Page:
By Michael Morse
Professionalism, courtesy, and competence are three qualities that all firefighters and fire officers possess. These traits are inherent in the people who pursue a career in the fire service. Sometimes a little nurturing is needed to bring these qualities skills out; later on, more than a little nurturing might be needed to bring them back.
Responding to overdoses can be one of the most rewarding EMS calls an engine company EMS crew can see. To revive a nearly dead person is gratifying no matter what the cause of the near death may be. Being called upon to revive the same patient again and again tends to diminish some of that thrill. Yet ultimately the satisfaction gained from giving a fellow human being another chance cannot be ignored.
Far too often, we forget how fortunate we are to be on the receiving end of 911 call. When the people we are sworn to protect seem not to care about their own lives, resentment seeps into our psyche. It happens slowly, without us realizing it. Before we know it, responding to another overdose becomes a nuisance; arrogance replaces empathy.
The person who is addicted to opiates often experiences a similar path. They may have foolishly experimented with heroin or pharmaceuticals and did not care if they became addicted. If that is the case, some underlying mental illness was likely present, and the drugs became a way of compensating for pain. They may have been prescribed pain medication and become addicted (easily done). Some people are just wired to uncontrollably crave the euphoria that opiates provide. The descent into full-blown addiction with life-threatening consequences is a gradual journey. The high is replaced with need, the euphoria becomes maintenance, and the thrill gives way to misery. None of us know if we will be that person until we get those drugs in our system. For the addicted, once is often all it takes for the train to leave the station. They become resentful, angry, depressed, and difficult to treat.
How a person became addicted is their business. Our business is to assist when called upon. It can be difficult to maintain our professionalism, courtesy, and competence when working in squalor and treating people whose behavior is less than exemplary, but it is essential that we do so. A career in the fire service is a marathon. Every task we accomplish has the potential to make us better firefighters and EMS providers or wear us down and slowly take away the parts of us that make us who we are. The descent is insidious, but only if we allow our disillusionment to fester.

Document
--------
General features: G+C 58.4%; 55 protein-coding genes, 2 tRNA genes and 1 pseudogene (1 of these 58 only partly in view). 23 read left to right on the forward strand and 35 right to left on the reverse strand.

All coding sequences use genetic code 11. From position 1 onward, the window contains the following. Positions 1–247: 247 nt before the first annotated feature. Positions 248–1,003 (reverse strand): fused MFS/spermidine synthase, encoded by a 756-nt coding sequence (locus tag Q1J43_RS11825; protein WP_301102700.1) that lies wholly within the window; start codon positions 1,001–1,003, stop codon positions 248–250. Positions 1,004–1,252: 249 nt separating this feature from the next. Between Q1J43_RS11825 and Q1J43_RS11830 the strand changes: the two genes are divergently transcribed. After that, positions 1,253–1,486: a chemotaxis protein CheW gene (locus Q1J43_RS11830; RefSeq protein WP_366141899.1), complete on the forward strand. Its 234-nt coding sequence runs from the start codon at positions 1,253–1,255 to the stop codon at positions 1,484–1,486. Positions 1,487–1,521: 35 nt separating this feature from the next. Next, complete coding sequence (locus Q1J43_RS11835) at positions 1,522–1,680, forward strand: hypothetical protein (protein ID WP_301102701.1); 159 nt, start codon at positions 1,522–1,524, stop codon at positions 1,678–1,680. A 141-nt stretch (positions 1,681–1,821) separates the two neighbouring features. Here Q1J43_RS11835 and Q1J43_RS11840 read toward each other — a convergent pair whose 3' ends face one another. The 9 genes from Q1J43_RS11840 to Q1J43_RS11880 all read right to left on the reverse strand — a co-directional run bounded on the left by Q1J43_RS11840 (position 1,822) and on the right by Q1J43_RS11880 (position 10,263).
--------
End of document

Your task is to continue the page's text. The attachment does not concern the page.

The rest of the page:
One way to keep the misery away is to properly administer naloxone. Currently there are three delivery methods: nasal spray, intramuscular injection, and intravenously. Depending on your jurisdiction’s protocols, IV access may be warranted (always follow your protocols). If the patient is conscious, there is no need to either start an IV or administer naloxone. If the patient is unconscious but breathing with a steady, strong pulse, consider monitoring breathing and airway before intervening. Whenever a patient is in respiratory distress, assist ventilations with a bag valve mask.
It is my preference to establish an IV on a suspected overdosed, unconscious patient, assist ventilations, and titrate naloxone until spontaneous respiration returns. Slamming the full dose of naloxone through an IV will likely revive the patient but often creates an unnecessary burden–an irate patient. Not giving enough or withholding naloxone to avoid a combative situation is equally negligent.
Understanding addiction and naloxone makes the experience of treating overdose patients far less stressful than simply following a protocol. Caring for the person, no matter what their circumstances happen to be, makes sense. By doing the job correctly, with full understanding of the tools at our disposal, the best job in the world becomes even more satisfying.
Michael Morse is a former captain with the Providence (RI) Fire Department (PFD), an author, and a popular columnist. He served on PFD’s Engine Co. 2., Engine Co. 9, and Ladder Co. 4 for 10 years prior to becoming an EMT-C on Rescue Co 1 and Captain of Rescue Co. 5.